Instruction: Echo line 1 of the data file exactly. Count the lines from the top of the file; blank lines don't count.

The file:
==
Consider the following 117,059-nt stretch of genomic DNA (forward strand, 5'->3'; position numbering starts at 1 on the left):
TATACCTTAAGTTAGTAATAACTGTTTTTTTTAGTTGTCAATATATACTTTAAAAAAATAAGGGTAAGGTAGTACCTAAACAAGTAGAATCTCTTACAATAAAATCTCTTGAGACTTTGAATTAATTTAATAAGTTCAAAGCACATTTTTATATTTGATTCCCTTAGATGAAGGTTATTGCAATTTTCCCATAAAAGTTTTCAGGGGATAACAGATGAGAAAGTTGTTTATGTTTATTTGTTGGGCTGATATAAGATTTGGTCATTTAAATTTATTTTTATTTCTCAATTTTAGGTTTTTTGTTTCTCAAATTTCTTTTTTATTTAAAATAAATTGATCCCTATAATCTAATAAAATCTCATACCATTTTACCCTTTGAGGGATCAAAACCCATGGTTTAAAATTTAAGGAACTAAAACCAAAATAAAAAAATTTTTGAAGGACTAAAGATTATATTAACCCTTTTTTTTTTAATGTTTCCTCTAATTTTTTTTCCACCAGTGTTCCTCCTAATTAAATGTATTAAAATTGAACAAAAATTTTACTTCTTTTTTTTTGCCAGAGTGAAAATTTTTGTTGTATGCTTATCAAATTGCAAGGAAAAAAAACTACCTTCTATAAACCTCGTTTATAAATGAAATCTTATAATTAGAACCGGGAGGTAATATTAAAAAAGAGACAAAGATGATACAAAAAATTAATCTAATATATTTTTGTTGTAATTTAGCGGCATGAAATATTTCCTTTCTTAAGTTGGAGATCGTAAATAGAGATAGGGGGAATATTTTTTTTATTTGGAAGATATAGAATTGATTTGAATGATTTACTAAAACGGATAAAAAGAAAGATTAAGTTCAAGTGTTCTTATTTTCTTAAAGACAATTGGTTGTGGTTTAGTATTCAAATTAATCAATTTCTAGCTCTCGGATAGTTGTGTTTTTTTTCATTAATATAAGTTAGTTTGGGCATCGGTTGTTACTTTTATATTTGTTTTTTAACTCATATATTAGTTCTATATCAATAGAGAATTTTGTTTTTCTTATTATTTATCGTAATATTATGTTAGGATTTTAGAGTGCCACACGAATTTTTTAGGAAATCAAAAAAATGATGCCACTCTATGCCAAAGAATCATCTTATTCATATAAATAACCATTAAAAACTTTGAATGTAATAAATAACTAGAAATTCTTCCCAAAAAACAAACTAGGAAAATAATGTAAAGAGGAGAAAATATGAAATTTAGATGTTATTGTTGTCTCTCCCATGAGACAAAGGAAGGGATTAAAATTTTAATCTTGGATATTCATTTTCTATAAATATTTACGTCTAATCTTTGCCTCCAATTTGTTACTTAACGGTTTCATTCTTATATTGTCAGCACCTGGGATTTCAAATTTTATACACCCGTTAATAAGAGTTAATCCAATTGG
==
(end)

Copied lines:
Consider the following 117,059-nt stretch of genomic DNA (forward strand, 5'->3'; position numbering starts at 1 on the left):